My main workout,of course, had to be treated with “kid gloves”. The slingshot breaks kept me from getting really crazy (all you who know me, keep the laughter down and continue reading!!) , with restoring fresh air allowing time for common sense to intervene. So I’d take some of our most stable all-round lifts and do them in as perfect form as I could, adding control and slower tempo by placing a flex band over the bar (as I’ve displayed in past articles). With a single “mini-monster” band, I needed only to do a few singles up to about 60-70% of an anticipated record lift, that I was planning for the Fall meets. Often, especially if the knee or back started hinting that they were uncomfortable, I’d do the lighter build up singles without a band, then place it over the barbell to repeat the final top weight for the day for just that set. Usually a lift was completed in 4 easy sets (singles), and the five lift workouts were performed quickly with minimum agony.

John performs a "Longstrength" upright row and partial squat combo with a band.

As an aside, Dr. Schwartz often warned me that his Longstrength system was potent medicine. Shortly before his death (he was still exercising daily at 84 and could perform 35 consecutive, perfect chinups!), we’d had numerous spirited discussions on the great value of flex bands to supply constant tension during the fitness building, combination exercises.We even concluded that rubber cables fit in perfectly with his “moving isometrics” strength-aerobics concept. Yet I was still totally shocked to discover that my rehab program, seemingly quite mild, had reduced me to the middleweight division!

As I write this, I’m now mostly pain free and all set to try those records at Art’s Birthday meet in a few short days! Recent workouts, still with the same minimal approach, have been going great with emphasis on the prime commandment for Master’s lifting -” Thou shalt not injure thyself during training, ever! ” Now, if only I don’t go outside and catapult  a 200 fps rock into my thumb, I’ll be in fine shape!

All-ROUND Grip Strength

by John McKean

Rob McKean showing total body work (and enjoyment!) from squeezing the life out of dear old Dad!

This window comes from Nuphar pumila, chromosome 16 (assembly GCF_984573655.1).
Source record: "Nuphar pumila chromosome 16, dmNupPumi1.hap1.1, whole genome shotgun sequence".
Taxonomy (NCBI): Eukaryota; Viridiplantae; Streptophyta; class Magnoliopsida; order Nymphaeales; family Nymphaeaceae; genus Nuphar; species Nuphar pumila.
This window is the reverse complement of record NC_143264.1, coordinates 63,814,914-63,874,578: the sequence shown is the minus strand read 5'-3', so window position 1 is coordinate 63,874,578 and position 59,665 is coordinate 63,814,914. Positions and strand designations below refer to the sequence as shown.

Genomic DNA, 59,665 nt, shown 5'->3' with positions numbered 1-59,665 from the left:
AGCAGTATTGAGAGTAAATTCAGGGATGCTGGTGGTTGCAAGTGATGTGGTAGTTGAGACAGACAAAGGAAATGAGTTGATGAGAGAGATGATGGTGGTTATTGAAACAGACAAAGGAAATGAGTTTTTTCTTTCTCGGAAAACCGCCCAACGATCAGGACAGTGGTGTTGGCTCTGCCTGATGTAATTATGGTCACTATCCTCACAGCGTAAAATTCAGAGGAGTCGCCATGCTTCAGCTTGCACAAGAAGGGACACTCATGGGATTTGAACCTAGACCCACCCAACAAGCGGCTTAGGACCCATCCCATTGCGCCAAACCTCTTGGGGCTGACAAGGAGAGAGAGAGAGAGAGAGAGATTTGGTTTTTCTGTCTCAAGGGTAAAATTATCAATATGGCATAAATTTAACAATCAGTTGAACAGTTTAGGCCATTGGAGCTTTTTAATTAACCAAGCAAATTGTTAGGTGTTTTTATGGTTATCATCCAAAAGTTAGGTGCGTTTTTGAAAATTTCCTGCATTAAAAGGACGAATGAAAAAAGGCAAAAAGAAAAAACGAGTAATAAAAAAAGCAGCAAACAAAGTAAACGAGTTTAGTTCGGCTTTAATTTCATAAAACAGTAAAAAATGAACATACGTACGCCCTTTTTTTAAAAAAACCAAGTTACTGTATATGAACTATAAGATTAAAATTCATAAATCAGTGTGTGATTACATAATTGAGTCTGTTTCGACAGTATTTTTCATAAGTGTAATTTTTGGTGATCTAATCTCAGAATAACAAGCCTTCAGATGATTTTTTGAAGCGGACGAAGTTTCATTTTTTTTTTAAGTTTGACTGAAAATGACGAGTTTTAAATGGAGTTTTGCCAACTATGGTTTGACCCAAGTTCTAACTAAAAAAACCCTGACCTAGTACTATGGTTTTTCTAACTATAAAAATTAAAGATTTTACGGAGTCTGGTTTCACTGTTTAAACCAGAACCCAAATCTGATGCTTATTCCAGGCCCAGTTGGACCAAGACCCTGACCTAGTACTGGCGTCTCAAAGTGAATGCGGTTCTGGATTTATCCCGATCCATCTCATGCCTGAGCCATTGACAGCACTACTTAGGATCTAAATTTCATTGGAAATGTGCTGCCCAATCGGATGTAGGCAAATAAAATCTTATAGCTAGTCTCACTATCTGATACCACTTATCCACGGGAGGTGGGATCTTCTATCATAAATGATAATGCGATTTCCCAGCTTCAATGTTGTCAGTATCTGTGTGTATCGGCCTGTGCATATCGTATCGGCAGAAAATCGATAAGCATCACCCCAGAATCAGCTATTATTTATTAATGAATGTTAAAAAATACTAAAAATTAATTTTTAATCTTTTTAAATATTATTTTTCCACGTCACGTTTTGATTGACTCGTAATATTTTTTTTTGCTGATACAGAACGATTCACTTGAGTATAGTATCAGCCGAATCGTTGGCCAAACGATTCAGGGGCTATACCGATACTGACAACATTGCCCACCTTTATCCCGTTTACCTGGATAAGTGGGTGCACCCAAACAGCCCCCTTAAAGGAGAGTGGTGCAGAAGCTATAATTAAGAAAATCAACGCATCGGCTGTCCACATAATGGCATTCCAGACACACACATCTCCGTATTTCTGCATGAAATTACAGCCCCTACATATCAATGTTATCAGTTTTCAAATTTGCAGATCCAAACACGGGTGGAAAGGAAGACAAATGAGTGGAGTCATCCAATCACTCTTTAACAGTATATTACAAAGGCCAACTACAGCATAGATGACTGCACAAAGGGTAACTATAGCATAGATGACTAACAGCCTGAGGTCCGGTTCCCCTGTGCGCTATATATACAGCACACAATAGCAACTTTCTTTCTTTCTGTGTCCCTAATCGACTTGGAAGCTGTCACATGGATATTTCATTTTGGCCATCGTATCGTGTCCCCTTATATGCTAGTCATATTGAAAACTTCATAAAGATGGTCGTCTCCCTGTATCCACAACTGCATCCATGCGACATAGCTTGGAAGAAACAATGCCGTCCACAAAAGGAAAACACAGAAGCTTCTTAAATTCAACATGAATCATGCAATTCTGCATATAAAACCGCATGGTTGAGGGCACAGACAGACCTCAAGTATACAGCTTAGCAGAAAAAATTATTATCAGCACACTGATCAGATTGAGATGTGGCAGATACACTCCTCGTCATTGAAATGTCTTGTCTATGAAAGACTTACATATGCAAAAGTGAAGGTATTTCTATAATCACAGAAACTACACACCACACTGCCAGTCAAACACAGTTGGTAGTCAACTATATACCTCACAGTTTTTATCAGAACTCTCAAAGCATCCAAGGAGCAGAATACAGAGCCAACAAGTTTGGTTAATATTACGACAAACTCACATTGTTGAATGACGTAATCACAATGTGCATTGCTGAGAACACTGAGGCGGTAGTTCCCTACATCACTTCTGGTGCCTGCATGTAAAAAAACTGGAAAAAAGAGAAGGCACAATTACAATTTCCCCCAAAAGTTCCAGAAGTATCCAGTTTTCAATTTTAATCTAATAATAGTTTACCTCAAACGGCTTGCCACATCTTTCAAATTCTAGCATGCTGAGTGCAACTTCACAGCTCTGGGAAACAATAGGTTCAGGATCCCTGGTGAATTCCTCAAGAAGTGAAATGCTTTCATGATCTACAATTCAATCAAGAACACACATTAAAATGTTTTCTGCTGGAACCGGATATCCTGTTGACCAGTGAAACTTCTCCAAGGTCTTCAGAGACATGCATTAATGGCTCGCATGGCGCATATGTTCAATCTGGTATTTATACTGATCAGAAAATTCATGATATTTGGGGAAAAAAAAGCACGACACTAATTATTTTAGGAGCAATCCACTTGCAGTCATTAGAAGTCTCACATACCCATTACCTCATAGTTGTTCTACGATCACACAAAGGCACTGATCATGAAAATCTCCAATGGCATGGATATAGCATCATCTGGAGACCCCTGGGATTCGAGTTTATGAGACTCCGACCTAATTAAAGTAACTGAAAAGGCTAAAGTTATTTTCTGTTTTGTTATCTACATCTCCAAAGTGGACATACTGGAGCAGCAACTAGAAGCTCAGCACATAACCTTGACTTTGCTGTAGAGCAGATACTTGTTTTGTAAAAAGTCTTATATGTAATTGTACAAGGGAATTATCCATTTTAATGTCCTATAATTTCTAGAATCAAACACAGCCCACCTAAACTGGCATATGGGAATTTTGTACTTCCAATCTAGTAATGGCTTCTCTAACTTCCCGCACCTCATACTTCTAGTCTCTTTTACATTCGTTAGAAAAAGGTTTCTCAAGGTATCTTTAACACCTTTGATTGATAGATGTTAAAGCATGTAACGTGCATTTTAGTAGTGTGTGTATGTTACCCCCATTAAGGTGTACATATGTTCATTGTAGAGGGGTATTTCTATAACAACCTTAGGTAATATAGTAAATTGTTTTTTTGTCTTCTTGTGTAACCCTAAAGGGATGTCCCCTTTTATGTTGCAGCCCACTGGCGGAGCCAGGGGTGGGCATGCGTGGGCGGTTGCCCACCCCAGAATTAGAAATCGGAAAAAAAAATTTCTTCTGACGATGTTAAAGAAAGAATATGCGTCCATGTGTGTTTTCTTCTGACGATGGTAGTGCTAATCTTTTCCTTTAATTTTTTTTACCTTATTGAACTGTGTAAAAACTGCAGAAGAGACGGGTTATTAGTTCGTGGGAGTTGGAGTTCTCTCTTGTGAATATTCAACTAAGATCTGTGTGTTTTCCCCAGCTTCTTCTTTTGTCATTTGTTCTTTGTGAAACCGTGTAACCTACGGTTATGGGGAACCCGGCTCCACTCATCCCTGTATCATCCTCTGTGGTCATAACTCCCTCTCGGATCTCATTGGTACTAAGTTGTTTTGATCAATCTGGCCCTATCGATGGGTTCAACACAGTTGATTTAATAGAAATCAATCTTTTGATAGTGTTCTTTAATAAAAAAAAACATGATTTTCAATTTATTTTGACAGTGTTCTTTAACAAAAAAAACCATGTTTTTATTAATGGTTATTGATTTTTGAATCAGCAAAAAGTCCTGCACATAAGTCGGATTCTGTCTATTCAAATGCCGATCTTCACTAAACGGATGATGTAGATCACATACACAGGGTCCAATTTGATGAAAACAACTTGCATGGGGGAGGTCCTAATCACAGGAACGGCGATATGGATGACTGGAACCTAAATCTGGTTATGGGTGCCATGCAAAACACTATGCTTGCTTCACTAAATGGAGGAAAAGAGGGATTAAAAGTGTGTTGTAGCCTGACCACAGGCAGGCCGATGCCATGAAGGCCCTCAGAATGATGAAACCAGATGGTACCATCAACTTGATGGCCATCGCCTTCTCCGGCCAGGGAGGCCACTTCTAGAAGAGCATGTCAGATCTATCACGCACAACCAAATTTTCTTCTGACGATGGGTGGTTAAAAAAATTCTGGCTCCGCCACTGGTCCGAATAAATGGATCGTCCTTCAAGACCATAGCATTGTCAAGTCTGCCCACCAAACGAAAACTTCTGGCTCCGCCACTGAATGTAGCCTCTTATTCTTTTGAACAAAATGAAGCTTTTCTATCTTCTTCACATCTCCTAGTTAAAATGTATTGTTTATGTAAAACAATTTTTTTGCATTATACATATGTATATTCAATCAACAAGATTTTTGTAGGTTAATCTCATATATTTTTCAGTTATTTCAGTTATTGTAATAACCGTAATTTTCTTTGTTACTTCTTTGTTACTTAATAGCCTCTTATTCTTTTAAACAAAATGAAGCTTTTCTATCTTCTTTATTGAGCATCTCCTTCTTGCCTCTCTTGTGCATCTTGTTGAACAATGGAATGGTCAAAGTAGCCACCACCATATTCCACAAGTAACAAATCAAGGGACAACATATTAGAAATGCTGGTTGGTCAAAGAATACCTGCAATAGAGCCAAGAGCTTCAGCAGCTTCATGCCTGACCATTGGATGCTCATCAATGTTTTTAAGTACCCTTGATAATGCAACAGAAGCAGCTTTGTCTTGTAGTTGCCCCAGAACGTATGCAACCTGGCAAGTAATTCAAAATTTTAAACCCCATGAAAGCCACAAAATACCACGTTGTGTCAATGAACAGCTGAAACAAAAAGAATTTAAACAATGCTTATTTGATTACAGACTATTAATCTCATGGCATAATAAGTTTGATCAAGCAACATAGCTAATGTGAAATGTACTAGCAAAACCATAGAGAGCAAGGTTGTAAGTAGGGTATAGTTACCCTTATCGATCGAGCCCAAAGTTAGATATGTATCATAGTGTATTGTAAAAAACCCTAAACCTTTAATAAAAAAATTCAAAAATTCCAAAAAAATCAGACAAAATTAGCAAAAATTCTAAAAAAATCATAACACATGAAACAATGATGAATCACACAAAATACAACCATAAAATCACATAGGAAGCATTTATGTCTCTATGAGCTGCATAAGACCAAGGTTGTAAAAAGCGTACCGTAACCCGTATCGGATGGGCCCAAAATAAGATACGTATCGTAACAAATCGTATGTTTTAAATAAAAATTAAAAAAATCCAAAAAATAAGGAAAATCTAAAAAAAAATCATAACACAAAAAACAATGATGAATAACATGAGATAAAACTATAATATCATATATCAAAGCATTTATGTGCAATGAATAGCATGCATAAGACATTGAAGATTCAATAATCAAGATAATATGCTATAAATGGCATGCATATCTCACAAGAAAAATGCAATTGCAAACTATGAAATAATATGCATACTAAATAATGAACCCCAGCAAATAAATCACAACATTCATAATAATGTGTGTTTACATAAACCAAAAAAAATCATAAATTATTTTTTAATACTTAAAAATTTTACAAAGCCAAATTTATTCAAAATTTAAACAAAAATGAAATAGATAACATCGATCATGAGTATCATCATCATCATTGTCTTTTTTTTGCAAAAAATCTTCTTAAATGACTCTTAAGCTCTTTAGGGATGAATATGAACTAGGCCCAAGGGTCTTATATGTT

My neighbor once shouldered a 604 pound wrestler and body-slammed him.  A gym full of iron game devotees also witnessed him doing a strict bench press of 330 pounds for 38 consecutive reps – no wraps, no suit, no drugs! Except for a busy work schedule, my old buddy would have challenged Paul Anderson for a berth on the ’56 Olympic weightlifting team.   Art Montini knew him as a fellow “Odd-lift” competitor (curl, bench press, press-behind-neck, squat, deadlift – like a version of All-Rounds, before official powerlifting!). You may know him as Bruno Sammartino! Yes, THAT Bruno – pro wrestling’s “Living Legend,” the athlete responsible for selling more tickets than any wrestler in history!

Before breaking in to the pro ranks, Bruno set all Pittsburgh heavyweight lifting records and even won a physique contest or two. During very intense workouts, however, his most unusual exercise, always thinking toward wrestling, was to grip a long, heavy boxing bag and squeeze for all he was worth. We would call this a “bear hug,” and the young lion eventually acquired the power to EXPLODE these rugged combinations of thick canvas and sand! In his first crack at the heavyweight wrestling title (in what was later revealed to be much more of a serious grudge match than “entertainment”), Bruno applied his very brutal gripping hold onto longtime champion Buddy Rogers, acquiring a submission within 47 seconds of the match!